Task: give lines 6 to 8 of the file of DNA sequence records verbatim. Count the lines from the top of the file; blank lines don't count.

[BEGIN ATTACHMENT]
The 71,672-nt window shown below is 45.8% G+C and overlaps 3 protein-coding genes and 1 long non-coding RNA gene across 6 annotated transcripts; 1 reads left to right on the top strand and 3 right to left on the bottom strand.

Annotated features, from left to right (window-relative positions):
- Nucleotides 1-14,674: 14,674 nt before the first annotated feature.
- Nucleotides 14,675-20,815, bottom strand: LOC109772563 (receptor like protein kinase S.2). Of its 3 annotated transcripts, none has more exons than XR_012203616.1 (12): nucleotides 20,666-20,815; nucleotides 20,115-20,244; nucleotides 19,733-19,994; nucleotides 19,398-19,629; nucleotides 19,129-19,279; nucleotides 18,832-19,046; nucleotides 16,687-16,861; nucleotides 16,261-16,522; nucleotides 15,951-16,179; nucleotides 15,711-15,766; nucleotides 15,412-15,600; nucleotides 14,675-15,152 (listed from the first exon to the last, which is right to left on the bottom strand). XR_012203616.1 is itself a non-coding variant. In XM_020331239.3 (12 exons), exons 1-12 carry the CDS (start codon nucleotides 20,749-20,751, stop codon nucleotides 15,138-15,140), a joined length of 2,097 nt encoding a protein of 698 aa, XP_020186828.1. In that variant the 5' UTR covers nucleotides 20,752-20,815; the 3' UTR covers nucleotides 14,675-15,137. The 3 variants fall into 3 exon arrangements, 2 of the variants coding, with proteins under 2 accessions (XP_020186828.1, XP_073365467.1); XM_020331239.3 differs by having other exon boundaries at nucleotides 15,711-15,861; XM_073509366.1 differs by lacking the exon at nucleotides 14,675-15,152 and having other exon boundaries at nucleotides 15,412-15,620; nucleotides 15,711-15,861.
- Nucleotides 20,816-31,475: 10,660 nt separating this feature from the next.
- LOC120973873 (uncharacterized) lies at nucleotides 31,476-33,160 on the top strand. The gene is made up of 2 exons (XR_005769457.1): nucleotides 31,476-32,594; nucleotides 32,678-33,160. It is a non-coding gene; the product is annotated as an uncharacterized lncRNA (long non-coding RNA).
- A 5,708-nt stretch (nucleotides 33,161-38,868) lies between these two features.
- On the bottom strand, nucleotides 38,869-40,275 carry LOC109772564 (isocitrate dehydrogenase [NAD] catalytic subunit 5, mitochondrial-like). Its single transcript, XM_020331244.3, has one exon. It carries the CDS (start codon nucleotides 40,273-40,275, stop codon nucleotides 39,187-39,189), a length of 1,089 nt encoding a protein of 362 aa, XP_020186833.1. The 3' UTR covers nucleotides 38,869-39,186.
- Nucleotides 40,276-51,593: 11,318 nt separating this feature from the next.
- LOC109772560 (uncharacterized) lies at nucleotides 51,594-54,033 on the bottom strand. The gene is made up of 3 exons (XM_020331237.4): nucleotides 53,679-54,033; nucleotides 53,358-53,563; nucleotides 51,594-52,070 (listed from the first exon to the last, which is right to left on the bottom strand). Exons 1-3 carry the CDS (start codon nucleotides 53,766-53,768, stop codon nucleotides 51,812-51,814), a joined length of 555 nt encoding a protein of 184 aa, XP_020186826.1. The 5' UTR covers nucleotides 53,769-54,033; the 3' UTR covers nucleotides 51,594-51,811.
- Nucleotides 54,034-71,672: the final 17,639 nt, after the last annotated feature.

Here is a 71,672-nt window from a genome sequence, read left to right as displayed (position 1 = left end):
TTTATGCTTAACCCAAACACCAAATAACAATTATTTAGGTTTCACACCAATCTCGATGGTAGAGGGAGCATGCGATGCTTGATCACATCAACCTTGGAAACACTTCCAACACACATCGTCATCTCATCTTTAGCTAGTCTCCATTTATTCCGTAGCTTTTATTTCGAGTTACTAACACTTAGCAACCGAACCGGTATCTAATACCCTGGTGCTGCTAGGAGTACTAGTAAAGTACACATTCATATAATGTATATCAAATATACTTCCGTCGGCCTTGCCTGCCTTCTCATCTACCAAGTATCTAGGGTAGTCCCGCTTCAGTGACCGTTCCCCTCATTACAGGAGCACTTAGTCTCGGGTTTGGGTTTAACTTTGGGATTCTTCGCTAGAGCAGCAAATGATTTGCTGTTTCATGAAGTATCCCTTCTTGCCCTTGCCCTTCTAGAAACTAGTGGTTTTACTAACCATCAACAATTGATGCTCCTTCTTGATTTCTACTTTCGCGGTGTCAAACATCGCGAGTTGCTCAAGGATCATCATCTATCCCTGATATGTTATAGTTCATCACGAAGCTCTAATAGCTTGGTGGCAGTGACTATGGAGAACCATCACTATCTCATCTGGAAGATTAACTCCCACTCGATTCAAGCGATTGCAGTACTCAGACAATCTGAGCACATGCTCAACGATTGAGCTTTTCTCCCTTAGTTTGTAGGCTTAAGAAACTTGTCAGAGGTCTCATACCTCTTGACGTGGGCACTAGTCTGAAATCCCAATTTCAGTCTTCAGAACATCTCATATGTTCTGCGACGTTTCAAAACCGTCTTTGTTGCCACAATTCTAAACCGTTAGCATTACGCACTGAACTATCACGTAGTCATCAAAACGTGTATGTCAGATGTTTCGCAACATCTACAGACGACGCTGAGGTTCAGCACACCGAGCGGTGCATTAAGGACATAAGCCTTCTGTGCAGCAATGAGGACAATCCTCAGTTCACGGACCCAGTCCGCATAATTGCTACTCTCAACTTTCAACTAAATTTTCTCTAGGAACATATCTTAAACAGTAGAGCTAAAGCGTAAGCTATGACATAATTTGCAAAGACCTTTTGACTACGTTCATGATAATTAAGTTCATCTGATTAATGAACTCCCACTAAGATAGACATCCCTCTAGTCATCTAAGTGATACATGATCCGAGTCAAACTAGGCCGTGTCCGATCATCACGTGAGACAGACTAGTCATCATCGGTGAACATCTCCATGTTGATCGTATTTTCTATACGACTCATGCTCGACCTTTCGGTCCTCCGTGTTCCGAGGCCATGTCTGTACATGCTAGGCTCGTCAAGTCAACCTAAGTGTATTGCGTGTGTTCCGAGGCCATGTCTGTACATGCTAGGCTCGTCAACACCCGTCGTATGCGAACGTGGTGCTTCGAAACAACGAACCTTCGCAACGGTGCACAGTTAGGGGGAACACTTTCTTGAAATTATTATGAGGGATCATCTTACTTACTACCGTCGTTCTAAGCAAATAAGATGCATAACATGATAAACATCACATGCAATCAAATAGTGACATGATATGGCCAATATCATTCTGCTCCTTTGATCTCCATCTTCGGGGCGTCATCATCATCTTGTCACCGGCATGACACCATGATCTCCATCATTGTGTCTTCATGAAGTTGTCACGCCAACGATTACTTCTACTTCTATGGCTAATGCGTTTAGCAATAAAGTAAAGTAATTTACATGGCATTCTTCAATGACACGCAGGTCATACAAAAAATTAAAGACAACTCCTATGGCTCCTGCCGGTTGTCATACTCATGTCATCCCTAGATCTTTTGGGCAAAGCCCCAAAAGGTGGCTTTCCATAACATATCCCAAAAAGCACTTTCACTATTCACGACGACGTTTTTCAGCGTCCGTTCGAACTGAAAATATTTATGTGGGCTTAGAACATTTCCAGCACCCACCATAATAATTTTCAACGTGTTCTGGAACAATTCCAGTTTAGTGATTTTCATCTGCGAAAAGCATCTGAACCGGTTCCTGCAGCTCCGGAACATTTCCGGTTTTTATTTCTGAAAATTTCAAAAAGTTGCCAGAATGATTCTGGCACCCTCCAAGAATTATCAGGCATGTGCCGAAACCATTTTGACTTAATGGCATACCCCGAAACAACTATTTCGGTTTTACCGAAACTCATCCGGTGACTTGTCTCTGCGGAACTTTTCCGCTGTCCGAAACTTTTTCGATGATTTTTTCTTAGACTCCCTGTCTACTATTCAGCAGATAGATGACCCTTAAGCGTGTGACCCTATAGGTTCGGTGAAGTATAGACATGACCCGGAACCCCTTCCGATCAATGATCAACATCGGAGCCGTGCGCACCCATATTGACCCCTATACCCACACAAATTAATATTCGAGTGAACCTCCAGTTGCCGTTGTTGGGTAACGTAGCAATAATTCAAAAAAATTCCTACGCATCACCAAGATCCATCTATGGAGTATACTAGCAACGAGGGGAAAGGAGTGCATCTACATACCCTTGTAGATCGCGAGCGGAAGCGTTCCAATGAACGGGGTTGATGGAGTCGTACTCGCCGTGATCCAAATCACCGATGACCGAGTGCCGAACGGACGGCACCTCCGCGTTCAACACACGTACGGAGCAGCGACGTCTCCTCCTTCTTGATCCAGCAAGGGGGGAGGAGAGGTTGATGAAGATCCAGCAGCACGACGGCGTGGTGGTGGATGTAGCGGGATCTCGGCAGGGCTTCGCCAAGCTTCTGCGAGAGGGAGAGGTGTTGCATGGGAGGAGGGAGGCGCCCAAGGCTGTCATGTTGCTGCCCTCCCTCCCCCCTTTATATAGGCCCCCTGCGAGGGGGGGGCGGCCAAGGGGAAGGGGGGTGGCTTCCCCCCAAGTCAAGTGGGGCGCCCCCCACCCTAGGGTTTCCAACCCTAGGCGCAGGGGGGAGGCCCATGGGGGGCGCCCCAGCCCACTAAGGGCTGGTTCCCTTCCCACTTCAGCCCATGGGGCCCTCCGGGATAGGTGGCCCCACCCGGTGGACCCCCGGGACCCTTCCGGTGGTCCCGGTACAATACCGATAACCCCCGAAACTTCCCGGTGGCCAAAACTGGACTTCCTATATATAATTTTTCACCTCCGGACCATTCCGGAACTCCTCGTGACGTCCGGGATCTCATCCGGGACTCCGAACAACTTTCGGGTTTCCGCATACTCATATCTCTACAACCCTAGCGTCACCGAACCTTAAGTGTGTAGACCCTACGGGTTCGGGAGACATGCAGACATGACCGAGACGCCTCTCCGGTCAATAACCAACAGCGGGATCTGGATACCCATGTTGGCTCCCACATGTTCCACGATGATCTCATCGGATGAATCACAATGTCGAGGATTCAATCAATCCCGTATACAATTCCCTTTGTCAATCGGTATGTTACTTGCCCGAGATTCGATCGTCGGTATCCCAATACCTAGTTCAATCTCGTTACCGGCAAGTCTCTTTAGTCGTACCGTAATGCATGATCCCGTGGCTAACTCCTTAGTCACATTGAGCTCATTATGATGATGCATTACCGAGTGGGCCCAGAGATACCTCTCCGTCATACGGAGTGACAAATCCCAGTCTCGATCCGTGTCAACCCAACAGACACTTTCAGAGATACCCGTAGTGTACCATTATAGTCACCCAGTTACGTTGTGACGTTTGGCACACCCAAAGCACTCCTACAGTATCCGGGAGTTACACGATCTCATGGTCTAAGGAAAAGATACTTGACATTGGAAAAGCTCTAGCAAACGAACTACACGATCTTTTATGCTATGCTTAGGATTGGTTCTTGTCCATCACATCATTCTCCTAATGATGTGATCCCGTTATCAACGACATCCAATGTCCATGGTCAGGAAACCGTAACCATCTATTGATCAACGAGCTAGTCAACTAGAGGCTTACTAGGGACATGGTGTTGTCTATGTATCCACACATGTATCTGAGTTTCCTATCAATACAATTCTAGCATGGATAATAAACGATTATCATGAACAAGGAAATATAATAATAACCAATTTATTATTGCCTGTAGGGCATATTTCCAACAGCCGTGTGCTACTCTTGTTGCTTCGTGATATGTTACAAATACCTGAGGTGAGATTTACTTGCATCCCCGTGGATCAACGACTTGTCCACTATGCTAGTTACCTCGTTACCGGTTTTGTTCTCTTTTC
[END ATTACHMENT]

- LOC120973873 (uncharacterized) lies at nucleotides 31,476-33,160 on the top strand. The gene is made up of 2 exons (XR_005769457.1): nucleotides 31,476-32,594; nucleotides 32,678-33,160. It is a non-coding gene; the product is annotated as an uncharacterized lncRNA (long non-coding RNA).
- A 5,708-nt stretch (nucleotides 33,161-38,868) lies between these two features.
- On the bottom strand, nucleotides 38,869-40,275 carry LOC109772564 (isocitrate dehydrogenase [NAD] catalytic subunit 5, mitochondrial-like). Its single transcript, XM_020331244.3, has one exon. It carries the CDS (start codon nucleotides 40,273-40,275, stop codon nucleotides 39,187-39,189), a length of 1,089 nt encoding a protein of 362 aa, XP_020186833.1. The 3' UTR covers nucleotides 38,869-39,186.